However the shieldwall ARMY lacks ANY SKILL at all in using their arms; they JUST spent their entire time drilling in formations assuming that with their discipline and as long as their force doesn't break, their shield wall will tire the enemy and force them to retreat; they don't even KNOW how to properly wield a spear in sheild wall formation to form a row of sharp spears pointing at the enemy. They literally just stand with their shield expecting their formation to eventually overhwelm the enemy simply because they are in formation.
But the opposing side TRAINED completely in the opposite direction; they have mastered using their swords, spears, daggers, hell even shield and parts of their armor to kill an enemy using elements; to the point they know which part of their armored gloves has sharp parts to punch your kneck and cause a puncture wound,etc.
Who would win?
I'm going to sleep tonight but I'll pos tmore details about my questions and pointers I learned both from the Osprey Books and other historical sources.
I am asking the basic question to you for the simple fact you are both a HISTORY MAJOR and a LONG TIME practitioner of the martial arts as well as someone who has experience in cutting someone's organs out with hand to hand weapons.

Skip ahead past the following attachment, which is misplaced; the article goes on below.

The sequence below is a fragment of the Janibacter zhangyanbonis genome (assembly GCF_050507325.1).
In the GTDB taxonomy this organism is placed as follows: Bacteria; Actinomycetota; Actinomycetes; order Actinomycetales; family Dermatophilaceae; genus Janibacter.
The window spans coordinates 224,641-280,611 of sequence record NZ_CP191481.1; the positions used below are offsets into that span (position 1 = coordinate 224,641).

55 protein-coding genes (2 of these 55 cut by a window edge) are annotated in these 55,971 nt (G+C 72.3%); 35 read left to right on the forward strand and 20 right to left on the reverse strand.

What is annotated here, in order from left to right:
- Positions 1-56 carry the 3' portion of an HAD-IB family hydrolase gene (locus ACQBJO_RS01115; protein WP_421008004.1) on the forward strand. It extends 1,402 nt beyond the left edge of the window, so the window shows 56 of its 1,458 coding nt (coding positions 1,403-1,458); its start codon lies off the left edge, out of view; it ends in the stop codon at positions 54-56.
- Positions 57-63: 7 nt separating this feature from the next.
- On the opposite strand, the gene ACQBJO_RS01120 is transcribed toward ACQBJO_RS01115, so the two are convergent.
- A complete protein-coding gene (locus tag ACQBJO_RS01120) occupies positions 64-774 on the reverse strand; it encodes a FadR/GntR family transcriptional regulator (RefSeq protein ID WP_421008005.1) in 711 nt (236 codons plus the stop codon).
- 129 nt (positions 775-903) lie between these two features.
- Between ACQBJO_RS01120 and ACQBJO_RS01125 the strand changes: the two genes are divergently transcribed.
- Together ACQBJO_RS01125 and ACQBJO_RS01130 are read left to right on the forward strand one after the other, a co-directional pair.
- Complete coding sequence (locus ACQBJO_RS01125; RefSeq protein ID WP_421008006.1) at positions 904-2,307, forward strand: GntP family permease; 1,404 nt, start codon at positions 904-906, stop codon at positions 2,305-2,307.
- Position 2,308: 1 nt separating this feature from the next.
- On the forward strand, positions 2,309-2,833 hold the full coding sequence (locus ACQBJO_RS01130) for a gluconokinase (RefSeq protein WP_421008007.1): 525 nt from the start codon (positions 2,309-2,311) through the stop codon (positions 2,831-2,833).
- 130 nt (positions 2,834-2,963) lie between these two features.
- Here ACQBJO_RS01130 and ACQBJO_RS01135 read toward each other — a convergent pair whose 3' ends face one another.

Very few history professors, re-enactors, and college graduates who earned a BS in history have ever taken a single martial arts class let alone get a blackbelt in BJJ or whatever, and I'm pretty sure the amount of history enthusiasts who ever been to prison or had to fight off a Blood and Crips gang member with a knife is close to 0%.
At the same time most martial artists, RBSD instructors, and MMA fans who emphasize skill and technique to overcome multiple opponents, opponents using their heads to attack from the flanks or create shield wall or some other body protection are ILLITERATE in basic history; the vast majority of these fight enthusiasts DON'T even know the basic history of their "badass" fighting style such as how TKD was developed from many karate dojos in Korea.
So I ask you who is in a unique position of being so well-versed in both subjects about this topic;I'll post the rest of what I typed in a word document tomorrow or some other time after you responded.
Is just forming say a hedgehog defense but never having a drilled how to hold a pole arm properly enough to fend off some angry biker gang about to smash their motorcyles into you? NO LYING I saw such a comment in a history board where one guy thinks fighting off a horde or motorcycle gangs is easy because wll you would need is to formm anti-cavalry tactics!
Who would win... history proves it.
I know of only two incidents where a single individual held off greater numbers -- until they were eventually killed. Both incidents involved bridges. (Notice the outcome.)
The fact that the Greeks held off Xeres at Thermopolae as long as they did is such an anomaly that it has gone down in legend. But remember in the end, they were defeated. (Oh yeah and although the Spartans get the credit, there were originally 7,000, but knowing they were being flanked, Leonidas sent all but about 1400 away.)